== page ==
Module Information

Module Identifier
DSM1610
Module Title
Rare Books Librarianship i
Academic Year
2016/2017
Co-ordinator
Semester
Available all semesters
External Examiners
  • Ms Anne Welsh (Lecturer - University College London)
  • Dr Elizabeth Mullins (Head of Subject, Archivistics - University College Dublin)
 

Course Delivery

 

Assessment

Assessment Type Assessment length / details Proportion
Semester Assessment 2,000 word essay  50%
Semester Assessment Management Policy ( 2,000 words)  50%
Supplementary Assessment Resubmission of coursework 

Learning Outcomes

On successful completion of this module students should be able to:

Define the nature and purpose of rare-book libraries

Discuss the history of the printed book in Western Europe, especially in Britain

Identify the principal physical characteristics of a printed book of the hand- press period

Explain the general principals of the printing process in the hand- press period

Explain the roles of various tradesmen and craftsmen within the book trade, such as printer, bookseller, binder, papermaker, compositor

Demonstrate how to identify a book of the hand-press period using the standard bibliographical reference tools for English printed materials

Analyse the main curatorial and management problems facing a rare-book librarian, including security, conservation, information technology and reader services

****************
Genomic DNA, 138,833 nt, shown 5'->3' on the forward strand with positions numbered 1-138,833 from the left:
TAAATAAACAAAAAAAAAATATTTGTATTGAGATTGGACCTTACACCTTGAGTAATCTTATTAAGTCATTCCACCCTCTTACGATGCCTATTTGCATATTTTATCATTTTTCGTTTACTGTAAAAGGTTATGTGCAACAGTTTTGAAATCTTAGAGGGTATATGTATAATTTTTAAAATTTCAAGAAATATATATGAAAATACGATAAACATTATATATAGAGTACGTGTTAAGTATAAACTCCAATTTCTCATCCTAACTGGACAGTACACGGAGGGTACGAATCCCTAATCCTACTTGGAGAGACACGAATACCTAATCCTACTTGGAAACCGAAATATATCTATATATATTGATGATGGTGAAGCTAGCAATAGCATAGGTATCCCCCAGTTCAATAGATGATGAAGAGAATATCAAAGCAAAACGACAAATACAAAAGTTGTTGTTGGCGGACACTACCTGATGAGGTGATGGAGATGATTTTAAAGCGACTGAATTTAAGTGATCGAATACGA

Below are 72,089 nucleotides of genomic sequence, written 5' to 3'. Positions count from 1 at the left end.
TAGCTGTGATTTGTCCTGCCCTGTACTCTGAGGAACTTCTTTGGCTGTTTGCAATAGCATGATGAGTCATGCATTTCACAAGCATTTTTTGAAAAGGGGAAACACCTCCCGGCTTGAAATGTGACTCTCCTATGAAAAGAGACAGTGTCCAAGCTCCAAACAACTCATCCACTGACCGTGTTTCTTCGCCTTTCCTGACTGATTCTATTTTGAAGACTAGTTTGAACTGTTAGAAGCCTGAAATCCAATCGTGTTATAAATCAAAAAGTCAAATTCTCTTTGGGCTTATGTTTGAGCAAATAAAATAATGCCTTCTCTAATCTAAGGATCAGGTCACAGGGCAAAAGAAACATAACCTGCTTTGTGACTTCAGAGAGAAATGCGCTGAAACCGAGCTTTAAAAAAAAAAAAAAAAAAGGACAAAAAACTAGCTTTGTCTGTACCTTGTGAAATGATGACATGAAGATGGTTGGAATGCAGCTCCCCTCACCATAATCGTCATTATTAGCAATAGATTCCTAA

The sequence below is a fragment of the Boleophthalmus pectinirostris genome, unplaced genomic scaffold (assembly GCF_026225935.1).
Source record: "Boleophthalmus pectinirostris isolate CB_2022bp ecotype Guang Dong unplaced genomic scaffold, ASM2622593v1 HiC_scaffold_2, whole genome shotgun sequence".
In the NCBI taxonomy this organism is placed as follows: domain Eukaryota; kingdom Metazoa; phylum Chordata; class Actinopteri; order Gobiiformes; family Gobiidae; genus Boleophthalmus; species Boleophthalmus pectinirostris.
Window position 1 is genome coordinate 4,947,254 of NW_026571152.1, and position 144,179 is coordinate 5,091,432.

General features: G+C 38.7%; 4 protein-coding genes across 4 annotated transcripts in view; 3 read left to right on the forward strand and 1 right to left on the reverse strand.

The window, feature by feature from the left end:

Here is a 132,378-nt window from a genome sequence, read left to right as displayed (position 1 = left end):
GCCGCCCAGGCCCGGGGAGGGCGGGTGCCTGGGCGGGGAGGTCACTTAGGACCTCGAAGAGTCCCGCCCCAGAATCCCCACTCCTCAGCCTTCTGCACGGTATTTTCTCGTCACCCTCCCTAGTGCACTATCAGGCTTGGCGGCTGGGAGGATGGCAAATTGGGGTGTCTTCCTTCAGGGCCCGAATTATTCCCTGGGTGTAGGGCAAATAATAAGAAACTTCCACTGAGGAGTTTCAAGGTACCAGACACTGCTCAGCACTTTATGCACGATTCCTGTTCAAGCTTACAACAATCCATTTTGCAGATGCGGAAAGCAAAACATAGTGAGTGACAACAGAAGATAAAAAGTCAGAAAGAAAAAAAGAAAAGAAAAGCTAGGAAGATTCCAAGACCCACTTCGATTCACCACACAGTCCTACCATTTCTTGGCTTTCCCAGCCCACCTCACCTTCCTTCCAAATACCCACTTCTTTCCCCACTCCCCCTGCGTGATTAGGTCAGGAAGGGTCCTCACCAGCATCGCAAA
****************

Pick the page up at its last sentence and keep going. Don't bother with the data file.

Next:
Devise a promotional strategy for a rare-books collection

Brief description

This is the first of two modules on rare books librarianship. It provides a general introduction to this specialist field. It gives a brief overview of the development of the printed book in the hand-press period ( to c. 1850) especially in England and examines the problems of identifying and making available valuable and early printed materials in libraries.

Module Skills

Skills Type Skills details
Application of Number N/A
Communication Writing and presentation skills
Improving own Learning and Performance Students are set activities which involve reflection on practices in thier workplace and suggestions for aquisition of relevant new skills ( such as promotion and disaster planning.)
Information Technology Use of web-based catalogues and databases; use of web-based conference facilities.
Personal Development and Career planning Use of the library working environment in activites and assignments in a specialist area of library and information studies
Problem solving Several activities in the module set tasks which involve identification of problems and of factors which might influence potential solutions.
Research skills Several activities involve a researched follow-up to taught examples
Subject Specific Skills Identification and analysis of elements of early printed book; reading room management for rare books; promotion ; disaster planning; interpretation of Latin imprints.
Team work N/A

Notes

This module is at CQFW Level 7